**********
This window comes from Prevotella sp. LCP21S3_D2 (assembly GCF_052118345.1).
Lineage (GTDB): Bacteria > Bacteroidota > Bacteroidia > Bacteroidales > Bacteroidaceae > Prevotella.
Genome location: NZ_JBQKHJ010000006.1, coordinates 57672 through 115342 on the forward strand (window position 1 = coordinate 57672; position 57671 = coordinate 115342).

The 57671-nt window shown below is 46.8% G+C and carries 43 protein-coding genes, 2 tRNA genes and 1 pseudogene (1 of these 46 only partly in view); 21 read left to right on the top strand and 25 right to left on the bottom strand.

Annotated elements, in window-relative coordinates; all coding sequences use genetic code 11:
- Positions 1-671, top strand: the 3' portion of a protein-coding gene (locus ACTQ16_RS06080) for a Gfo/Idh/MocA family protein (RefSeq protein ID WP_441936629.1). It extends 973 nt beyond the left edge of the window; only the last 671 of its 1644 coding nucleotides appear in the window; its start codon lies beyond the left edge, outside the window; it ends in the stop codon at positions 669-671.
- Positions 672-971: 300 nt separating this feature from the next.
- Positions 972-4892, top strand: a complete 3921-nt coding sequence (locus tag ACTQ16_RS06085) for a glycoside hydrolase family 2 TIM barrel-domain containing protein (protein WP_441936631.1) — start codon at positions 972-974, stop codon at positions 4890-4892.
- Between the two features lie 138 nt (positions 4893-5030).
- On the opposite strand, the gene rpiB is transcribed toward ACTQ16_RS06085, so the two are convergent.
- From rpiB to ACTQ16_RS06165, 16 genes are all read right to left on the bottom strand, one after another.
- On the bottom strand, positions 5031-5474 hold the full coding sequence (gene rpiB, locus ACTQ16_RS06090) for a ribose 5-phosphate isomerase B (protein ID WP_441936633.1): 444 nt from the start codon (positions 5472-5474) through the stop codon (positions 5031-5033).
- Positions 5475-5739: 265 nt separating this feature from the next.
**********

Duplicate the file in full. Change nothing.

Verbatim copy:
This window comes from Prevotella sp. LCP21S3_D2 (assembly GCF_052118345.1).
Lineage (GTDB): Bacteria > Bacteroidota > Bacteroidia > Bacteroidales > Bacteroidaceae > Prevotella.
Genome location: NZ_JBQKHJ010000006.1, coordinates 57672 through 115342 on the forward strand (window position 1 = coordinate 57672; position 57671 = coordinate 115342).

The 57671-nt window shown below is 46.8% G+C and carries 43 protein-coding genes, 2 tRNA genes and 1 pseudogene (1 of these 46 only partly in view); 21 read left to right on the top strand and 25 right to left on the bottom strand.

Annotated elements, in window-relative coordinates; all coding sequences use genetic code 11:
- Positions 1-671, top strand: the 3' portion of a protein-coding gene (locus ACTQ16_RS06080) for a Gfo/Idh/MocA family protein (RefSeq protein ID WP_441936629.1). It extends 973 nt beyond the left edge of the window; only the last 671 of its 1644 coding nucleotides appear in the window; its start codon lies beyond the left edge, outside the window; it ends in the stop codon at positions 669-671.
- Positions 672-971: 300 nt separating this feature from the next.
- Positions 972-4892, top strand: a complete 3921-nt coding sequence (locus tag ACTQ16_RS06085) for a glycoside hydrolase family 2 TIM barrel-domain containing protein (protein WP_441936631.1) — start codon at positions 972-974, stop codon at positions 4890-4892.
- Between the two features lie 138 nt (positions 4893-5030).
- On the opposite strand, the gene rpiB is transcribed toward ACTQ16_RS06085, so the two are convergent.
- From rpiB to ACTQ16_RS06165, 16 genes are all read right to left on the bottom strand, one after another.
- On the bottom strand, positions 5031-5474 hold the full coding sequence (gene rpiB, locus ACTQ16_RS06090) for a ribose 5-phosphate isomerase B (protein ID WP_441936633.1): 444 nt from the start codon (positions 5472-5474) through the stop codon (positions 5031-5033).
- Positions 5475-5739: 265 nt separating this feature from the next.